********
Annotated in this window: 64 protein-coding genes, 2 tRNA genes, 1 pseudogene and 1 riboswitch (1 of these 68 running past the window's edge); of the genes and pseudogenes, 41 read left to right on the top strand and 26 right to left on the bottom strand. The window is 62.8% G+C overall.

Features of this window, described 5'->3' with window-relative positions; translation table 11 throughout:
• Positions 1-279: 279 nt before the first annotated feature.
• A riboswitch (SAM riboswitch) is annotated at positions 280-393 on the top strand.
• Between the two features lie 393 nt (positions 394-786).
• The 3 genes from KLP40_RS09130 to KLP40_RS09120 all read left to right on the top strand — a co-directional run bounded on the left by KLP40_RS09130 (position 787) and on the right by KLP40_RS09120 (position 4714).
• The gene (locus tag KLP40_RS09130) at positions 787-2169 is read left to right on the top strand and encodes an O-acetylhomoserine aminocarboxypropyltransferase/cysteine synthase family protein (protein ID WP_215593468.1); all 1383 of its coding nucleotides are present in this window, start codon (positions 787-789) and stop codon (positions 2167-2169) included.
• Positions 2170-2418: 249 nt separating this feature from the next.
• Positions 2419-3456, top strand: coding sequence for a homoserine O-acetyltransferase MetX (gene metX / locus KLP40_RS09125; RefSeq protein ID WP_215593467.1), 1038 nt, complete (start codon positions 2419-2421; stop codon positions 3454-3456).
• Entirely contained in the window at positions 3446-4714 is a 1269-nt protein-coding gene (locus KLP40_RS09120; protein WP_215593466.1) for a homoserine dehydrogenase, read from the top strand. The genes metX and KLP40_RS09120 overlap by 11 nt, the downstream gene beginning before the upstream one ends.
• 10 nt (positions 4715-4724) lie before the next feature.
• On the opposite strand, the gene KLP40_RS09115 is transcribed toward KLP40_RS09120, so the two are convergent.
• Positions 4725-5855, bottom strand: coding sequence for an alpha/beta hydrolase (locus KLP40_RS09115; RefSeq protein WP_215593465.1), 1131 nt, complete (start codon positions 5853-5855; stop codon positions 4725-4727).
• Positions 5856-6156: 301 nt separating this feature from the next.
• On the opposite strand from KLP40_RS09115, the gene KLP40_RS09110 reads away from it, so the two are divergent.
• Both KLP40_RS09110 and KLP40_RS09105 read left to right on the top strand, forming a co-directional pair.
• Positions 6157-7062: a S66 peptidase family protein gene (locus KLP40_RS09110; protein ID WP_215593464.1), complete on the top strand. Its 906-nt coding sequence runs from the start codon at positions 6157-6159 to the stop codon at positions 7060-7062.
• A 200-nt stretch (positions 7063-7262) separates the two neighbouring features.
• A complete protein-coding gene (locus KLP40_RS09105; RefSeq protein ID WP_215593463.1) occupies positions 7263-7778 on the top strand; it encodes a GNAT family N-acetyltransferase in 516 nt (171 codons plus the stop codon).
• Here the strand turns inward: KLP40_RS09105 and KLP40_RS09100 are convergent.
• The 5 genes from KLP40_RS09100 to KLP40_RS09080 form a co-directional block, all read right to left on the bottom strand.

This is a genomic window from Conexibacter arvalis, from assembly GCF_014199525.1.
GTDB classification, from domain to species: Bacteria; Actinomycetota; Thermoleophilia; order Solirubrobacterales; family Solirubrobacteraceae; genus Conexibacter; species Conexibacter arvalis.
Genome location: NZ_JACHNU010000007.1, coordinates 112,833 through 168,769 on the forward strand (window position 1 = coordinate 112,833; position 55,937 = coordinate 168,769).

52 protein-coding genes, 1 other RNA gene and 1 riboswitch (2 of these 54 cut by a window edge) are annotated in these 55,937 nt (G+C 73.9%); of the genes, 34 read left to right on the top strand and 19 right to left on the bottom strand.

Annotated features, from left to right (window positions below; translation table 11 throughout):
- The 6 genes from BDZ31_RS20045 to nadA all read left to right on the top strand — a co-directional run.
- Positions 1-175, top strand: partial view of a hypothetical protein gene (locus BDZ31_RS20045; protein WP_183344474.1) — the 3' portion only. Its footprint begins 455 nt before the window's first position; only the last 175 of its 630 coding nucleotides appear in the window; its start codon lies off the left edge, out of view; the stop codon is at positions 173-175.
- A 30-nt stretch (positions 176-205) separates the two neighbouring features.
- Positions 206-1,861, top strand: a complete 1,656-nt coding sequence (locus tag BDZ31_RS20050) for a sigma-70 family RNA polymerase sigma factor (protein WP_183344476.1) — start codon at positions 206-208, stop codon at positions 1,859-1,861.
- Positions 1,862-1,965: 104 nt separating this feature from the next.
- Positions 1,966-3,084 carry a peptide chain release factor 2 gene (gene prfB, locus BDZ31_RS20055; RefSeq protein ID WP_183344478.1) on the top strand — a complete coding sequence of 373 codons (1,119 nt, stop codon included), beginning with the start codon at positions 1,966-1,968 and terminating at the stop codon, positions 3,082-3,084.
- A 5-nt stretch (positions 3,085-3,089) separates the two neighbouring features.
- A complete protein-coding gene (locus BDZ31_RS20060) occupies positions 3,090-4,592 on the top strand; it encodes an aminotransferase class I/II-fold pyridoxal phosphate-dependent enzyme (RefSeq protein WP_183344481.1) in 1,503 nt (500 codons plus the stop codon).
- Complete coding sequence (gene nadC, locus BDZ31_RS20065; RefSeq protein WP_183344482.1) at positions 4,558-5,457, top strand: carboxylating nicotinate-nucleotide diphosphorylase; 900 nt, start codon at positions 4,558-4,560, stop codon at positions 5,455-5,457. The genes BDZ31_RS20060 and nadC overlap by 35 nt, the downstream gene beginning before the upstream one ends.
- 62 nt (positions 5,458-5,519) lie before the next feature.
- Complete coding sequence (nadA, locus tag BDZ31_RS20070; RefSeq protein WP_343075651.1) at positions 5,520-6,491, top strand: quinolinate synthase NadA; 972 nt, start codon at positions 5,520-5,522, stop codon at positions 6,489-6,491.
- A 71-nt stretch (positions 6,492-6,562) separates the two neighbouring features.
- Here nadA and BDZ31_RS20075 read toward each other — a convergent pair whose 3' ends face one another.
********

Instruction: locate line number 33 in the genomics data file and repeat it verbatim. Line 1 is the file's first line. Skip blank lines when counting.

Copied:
- A 5-nt stretch (positions 3,085-3,089) separates the two neighbouring features.